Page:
Retrieving hostages is always a difficult task.
Even when you get your hostages back, there can be serious repercussions–as President Barack Obama learned firsthand.
Several Republican lawmakers in the U.S. House of Representatives and the U.S. Senate believe that Obama broke the law by exchanging five Taliban leaders for captured U.S. Army Sergeant Bowe Bergdahl.
And they are urging Congress to investigate whether this is grounds for impeachment.
A Federal law requires the Secretary of Defense to notify Congress 30 days before releasing any detainees from prison. He must also explain why they are not expected to again pose a threat to the United States.
“I think in the eyes of many, he broke the law by not informing Congress 30 days before that,” California Rep. Buck McKeon, the chairman of the House Armed Services Committee, said in an interview on MSNBC Monday.
“[National Security Advisor Susan] Rice said Congress has been informed of this along the way. I don’t know who they were talking to. I have not been a part of this, and I’m the chairman of the committee.”
Senator Lindsey Graham (R-S.C.) is highly concerned that the five released Taliban prisoners could will return to wage war against Americans.
Senator Lindsey Graham
In a letter he recently sent to Armed Services Committee Chairman Carl Levin (D-Mich.) and Ranking Member Jim Inhofe (R-Okla.), Graham stated:
“The five terrorists released were the hardest of the hard-core. They have American blood on their hands and surely as night follows day they will return to the fight.
“In effect, we released the ‘Taliban Dream Team.’ The United States is less safe because of these actions.”
Graham predicted that the release will “inevitably lead to more Americans being kidnapped and held hostage throughout the world.”
Meanwhile, in Israel, tensions are high over the kidnapping, on June 12, of three teenagers in the West Bank. They were hitchhiking home near the Palestinian city of Hebron. Two of the teens are Israelis; the third is an American.
Their kidnappers are presumed to be Palestinian militants.
Israeli soldiers scoured the West Bank but, so far, no signs of the missing teens have turned up. And, so far, no one has claimed responsibility for the kidnappings.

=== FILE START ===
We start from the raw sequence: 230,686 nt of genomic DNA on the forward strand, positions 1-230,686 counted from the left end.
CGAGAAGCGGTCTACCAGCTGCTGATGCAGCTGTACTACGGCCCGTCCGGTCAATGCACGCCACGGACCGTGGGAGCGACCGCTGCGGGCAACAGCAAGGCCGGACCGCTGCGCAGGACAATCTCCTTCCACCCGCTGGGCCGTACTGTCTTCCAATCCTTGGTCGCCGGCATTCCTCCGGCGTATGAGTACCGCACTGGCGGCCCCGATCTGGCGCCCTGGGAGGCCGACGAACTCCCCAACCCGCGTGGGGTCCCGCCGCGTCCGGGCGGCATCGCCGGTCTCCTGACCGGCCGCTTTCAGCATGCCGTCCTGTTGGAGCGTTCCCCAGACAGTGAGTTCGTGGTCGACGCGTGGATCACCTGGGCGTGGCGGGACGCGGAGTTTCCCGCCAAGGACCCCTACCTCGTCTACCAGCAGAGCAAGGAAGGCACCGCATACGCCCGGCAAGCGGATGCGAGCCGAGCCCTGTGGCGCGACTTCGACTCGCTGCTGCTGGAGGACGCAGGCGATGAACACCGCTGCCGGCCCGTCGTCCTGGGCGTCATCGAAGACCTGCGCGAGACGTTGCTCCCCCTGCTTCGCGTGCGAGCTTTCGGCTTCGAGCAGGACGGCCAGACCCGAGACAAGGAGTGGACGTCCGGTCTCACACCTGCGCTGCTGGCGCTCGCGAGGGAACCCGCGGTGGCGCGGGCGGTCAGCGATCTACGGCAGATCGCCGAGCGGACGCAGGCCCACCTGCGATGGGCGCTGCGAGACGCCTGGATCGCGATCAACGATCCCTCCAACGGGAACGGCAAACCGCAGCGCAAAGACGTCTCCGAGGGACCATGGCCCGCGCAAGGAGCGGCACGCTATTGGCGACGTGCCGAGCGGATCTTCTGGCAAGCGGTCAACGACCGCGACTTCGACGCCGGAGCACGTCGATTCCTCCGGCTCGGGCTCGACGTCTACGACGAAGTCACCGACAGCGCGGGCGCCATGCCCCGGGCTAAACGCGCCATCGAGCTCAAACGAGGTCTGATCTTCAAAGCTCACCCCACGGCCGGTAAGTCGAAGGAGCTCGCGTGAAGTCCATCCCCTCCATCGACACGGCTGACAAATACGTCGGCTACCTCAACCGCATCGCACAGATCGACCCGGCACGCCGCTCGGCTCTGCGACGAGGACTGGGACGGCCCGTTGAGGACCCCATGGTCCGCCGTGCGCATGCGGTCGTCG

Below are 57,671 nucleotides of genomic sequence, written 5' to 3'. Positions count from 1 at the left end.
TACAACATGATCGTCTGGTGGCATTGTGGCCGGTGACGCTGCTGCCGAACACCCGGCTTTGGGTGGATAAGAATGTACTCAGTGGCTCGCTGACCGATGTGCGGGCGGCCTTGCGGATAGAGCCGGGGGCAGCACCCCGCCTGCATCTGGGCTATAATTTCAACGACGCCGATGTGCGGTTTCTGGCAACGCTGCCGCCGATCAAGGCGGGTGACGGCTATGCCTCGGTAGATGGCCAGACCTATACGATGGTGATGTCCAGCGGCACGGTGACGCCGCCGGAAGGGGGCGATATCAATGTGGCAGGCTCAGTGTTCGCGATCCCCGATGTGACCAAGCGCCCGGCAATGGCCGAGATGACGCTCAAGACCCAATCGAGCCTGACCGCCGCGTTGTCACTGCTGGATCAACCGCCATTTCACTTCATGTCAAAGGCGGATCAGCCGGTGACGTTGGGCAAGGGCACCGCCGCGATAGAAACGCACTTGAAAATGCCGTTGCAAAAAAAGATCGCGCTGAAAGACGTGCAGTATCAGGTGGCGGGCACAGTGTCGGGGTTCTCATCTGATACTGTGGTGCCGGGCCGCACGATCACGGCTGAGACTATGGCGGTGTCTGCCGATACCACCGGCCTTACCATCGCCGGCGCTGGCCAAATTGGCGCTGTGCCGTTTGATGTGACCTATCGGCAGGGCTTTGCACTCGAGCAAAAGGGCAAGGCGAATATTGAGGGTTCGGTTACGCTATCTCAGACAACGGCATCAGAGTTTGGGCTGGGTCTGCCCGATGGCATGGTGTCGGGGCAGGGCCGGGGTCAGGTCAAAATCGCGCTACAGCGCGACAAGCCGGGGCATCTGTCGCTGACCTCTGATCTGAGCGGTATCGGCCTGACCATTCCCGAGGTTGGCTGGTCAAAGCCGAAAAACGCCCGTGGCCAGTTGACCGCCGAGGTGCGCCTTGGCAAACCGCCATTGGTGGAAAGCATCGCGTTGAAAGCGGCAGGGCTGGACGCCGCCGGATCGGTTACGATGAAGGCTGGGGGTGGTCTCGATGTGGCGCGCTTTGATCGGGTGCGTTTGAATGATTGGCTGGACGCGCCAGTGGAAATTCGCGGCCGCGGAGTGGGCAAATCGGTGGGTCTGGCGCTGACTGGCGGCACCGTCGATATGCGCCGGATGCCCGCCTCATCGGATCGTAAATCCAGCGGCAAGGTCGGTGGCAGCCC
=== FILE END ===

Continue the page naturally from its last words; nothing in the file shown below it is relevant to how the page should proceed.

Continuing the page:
Benjamin Netanyahu, Israel’s prime minister, warned his countrymen in a televised statement: “We are in the midst of a complex operation. We need to be prepared for the possibility that it will take time.”
Usually, political kidnappings trigger ransom demands and agonizing decisions by high-ranking government officials as to whether they should be met.
But there is another way governments can respond to such terroristic blackmail. It might be called, “The KGB Method.”
On September 30 1985, four attaches from the Soviet Embassy in Beirut, Lebanon, were kidnapped by men linked to Hizbollah (“Party of God”), the Iranian-supported terrorist group.
The kidnappers sent photos of the four men to Western news agencies. Each captive was shown with an automatic pistol pressed to his head.
The militants demanded that Moscow pressure pro-Syrian militiamen to stop shelling the pro-Iranian militia in Lebanon’s northern port city of Tripoli.
And they threatened to execute the four Soviet captives, one by one, unless this demand was met.
The Soviet Union began negotiations with the kidnappers, but could not secure a halt to the shelling of Tripoli.
Only two days after the kidnappings, the body of Arkady Katov, a 30-year-old consular secretary, was found in a Beirut trash dump. He had been shot through the head.
That was when the KGB took over negotiations.
Insignia of the KGB
They kidnapped a man known to be a close relative of a prominent Hizbollah leader. Then they castrated him, stuffed his testicles in his mouth, shot him in the head, and sent the body back to Hizbollah.
The KGB then informed the Hizbollah leader: We know the names of other close relatives of yours, and the same will happen to them if our diplomats are not released immediately.
Soon afterward, the remaining three Soviet attaches were released only 150 yards from the Soviet Embassy.
Hizbollah telephoned a statement to news agencies claiming that the release was a gesture of “goodwill.”
In Washington, D.C., then-CIA Director William Casey decided that the Soviets knew the language of Hizbollah.
Both the United States and Israel–the two nations most commonly targeted for terrorist kidnappings–have elite Special Forces units.
These could be ordered to similarly kidnap the relatives of whichever Islamic terrorist leaders are responsible for the latest outrages.
Ordering such action would instantly send an unmistakable message to Islamic terrorist grouops: Screw with us at your own immediate peril.
As Niccolo Machiavelli warned more than 500 years ago: “Men have less scruple in offending one who makes himself loved than one who makes himself feared.
“For love is held by a chain of obligations which, men being selfish, is broken whenever it serves their purpose; but fear is maintained by a dread of punishment which never fails.”
In the United States, the U.S. Navy SEALS, Green Berets and Delta Force stand ready. They require only the orders.